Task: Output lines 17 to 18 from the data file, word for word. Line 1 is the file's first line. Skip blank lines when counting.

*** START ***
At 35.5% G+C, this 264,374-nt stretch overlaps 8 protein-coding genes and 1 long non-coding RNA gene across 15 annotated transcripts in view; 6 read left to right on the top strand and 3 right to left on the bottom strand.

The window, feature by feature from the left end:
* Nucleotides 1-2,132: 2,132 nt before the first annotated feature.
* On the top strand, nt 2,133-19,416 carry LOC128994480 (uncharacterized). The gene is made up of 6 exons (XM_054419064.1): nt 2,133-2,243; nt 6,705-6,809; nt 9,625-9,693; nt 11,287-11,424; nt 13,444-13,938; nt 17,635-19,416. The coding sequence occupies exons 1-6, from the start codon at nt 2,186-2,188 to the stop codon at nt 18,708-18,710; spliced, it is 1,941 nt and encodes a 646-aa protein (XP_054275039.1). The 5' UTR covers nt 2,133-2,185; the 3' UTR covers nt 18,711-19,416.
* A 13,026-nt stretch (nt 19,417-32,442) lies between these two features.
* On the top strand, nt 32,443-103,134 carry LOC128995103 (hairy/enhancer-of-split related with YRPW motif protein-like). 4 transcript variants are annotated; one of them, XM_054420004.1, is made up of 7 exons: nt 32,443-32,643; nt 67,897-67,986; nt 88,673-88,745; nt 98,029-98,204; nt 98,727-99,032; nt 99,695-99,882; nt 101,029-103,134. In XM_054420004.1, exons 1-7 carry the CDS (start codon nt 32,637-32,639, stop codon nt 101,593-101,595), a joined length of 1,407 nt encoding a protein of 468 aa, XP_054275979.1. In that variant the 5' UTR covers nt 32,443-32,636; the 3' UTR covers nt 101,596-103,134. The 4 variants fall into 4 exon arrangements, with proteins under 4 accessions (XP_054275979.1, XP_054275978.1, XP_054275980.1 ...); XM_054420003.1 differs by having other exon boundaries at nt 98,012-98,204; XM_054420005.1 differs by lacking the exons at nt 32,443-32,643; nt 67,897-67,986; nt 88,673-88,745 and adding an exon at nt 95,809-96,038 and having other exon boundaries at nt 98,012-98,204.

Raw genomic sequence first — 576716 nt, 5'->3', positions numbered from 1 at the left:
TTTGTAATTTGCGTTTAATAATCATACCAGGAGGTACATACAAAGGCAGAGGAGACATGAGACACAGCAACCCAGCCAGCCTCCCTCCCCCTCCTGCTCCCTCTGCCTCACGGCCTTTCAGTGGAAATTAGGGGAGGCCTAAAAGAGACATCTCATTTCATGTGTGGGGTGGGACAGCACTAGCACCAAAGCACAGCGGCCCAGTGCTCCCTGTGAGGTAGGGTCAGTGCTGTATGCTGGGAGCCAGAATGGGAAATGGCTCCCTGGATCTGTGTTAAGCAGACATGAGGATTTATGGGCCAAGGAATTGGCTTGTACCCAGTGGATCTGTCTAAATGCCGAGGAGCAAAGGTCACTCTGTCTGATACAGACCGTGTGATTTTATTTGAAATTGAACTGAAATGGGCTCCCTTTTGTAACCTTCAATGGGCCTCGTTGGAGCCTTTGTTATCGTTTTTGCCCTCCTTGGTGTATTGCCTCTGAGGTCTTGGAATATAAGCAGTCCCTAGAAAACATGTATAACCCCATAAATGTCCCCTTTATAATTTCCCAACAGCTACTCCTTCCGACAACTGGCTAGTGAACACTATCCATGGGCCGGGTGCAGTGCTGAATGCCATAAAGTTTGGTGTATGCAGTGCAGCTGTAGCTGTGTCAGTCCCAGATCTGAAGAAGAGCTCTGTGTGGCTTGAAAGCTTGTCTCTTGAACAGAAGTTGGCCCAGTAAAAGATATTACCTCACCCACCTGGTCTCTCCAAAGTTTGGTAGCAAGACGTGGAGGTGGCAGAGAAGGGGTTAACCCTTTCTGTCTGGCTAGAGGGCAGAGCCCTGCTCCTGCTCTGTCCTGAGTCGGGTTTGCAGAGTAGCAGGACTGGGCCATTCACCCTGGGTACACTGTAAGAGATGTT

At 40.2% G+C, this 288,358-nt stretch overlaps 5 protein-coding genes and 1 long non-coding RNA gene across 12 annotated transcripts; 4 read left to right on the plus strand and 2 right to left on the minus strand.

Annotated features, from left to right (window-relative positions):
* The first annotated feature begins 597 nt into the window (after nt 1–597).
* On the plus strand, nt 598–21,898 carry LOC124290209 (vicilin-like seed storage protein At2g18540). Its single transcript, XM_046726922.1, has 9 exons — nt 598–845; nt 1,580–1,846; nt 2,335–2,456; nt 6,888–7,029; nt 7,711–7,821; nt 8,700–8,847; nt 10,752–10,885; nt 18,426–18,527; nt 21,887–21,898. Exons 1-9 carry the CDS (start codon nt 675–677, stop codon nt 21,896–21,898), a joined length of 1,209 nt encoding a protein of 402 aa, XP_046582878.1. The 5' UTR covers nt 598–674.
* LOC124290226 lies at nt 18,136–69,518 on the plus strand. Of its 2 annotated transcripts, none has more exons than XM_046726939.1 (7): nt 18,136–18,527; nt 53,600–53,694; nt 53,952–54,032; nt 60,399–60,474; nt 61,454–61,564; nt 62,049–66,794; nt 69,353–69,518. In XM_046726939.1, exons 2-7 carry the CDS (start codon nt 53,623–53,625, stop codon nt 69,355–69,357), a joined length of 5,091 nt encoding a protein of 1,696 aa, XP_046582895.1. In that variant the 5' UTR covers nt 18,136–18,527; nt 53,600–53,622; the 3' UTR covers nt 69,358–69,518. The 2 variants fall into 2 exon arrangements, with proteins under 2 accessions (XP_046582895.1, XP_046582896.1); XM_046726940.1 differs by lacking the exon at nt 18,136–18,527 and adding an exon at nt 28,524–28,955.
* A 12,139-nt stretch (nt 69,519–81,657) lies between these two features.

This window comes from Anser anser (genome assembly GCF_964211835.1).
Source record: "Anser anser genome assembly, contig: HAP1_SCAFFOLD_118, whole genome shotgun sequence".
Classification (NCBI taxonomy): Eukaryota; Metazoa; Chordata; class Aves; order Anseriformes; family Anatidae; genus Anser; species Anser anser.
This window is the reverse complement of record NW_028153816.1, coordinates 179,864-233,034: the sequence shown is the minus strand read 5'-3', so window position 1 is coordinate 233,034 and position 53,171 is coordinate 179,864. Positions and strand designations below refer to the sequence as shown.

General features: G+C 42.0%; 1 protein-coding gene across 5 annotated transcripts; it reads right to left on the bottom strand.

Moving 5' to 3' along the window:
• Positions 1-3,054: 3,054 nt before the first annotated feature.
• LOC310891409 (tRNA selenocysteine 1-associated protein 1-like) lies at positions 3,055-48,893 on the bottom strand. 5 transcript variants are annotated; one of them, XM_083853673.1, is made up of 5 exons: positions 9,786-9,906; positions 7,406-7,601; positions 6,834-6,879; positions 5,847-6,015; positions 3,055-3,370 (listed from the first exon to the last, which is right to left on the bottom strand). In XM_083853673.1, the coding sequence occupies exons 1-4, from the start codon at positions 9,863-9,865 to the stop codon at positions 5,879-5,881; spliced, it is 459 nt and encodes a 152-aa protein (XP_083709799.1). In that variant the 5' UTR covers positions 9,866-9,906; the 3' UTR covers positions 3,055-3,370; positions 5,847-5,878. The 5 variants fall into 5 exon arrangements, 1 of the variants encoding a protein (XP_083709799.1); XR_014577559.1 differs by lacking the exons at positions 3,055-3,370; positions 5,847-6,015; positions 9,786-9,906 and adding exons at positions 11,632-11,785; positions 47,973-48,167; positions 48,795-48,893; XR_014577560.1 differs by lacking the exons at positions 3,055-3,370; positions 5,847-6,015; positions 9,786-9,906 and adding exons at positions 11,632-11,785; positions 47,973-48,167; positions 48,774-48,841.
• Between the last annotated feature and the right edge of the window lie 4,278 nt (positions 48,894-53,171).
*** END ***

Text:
Classification (NCBI taxonomy): Eukaryota; Metazoa; Chordata; class Aves; order Anseriformes; family Anatidae; genus Anser; species Anser anser.
This window is the reverse complement of record NW_028153816.1, coordinates 179,864-233,034: the sequence shown is the minus strand read 5'-3', so window position 1 is coordinate 233,034 and position 53,171 is coordinate 179,864. Positions and strand designations below refer to the sequence as shown.